Kaiserstuhl expansion bolsters natural asset

A bid to expand Kaiserstuhl Conservation Park through the purchase of private land has been finalised by the Marshall Liberal Government.

Member for Schubert Stephan Knoll said the addition of approximately 31 hectares would assist in protecting important environmental assets as well as providing the opportunity for extensive natural regeneration.

“It’s really exciting that we are adding to what is already one of the Barossa’s most beautiful natural assets,” Mr Knoll said.

“Kaiserstuhl is a popular place for visitors and locals to enjoy low impact nature-oriented activities and I am sure this expansion will be warmly welcomed by Barossans.

“It’s so important that we acknowledge and protect our unique natural attractions.”

Formerly private land, the new section of the park was purchased by the Department for Environment and Water through funding provided by an allocation from the Native Vegetation Council’s Significant Environmental Benefit (SEB) Fund due to its high potential for extensive natural regeneration.

“Money is paid into the Native Vegetation Fund by people who have cleared native vegetation to ‘offset’ the impacts on biodiversity which could result from any such clearance,” Mr Knoll said.

“That money is then made available through grants to restore, revegetate or protect native vegetation.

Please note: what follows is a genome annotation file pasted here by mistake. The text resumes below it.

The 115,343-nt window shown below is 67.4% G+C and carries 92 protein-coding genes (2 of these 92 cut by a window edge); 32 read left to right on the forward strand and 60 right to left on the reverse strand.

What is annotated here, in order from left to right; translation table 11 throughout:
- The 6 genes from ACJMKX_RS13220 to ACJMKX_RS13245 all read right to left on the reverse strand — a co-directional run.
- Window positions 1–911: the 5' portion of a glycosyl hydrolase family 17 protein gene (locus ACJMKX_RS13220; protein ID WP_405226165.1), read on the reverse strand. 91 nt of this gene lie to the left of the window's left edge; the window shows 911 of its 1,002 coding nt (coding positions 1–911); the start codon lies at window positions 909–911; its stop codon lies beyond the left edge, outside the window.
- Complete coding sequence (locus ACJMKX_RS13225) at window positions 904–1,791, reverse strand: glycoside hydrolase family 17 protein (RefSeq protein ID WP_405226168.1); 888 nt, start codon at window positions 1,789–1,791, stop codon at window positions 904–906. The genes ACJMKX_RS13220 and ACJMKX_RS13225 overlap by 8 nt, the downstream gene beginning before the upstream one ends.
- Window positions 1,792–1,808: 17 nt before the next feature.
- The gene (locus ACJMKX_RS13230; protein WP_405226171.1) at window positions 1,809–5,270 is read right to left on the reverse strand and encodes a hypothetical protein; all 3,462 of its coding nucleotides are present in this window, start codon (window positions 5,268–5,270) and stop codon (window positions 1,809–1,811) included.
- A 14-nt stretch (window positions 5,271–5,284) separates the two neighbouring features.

“In the case of Kaiserstuhl, this 31ha land addition will provide protection for three ecological communities of conservation significance in South Australia, including the Critically Endangered ‘Grassy Woodlands on rolling hills of the Mount Lofty Ranges’.

“The vegetation of the acquired land provides habitat for three species listed under the National Parks and Wildlife Act 1972, being the Scarlet Robin, Dark Falt-sedge and Native Pennyroyal, which are all considered rare in South Australia.

“Many thanks must go to Minister for Environment and Water David Speirs for spearheading this venture and ensuring the protection and sustainability of one of the Barossa’s truly great natural wonders.”

The proclamation of additions to the Kaiserstuhl Conservation Park is consistent with the objective of conserving the full range of South Australian ecosystems in Conserving Nature 2012-2020: A strategy for establishing a system of protected areas in South Australia.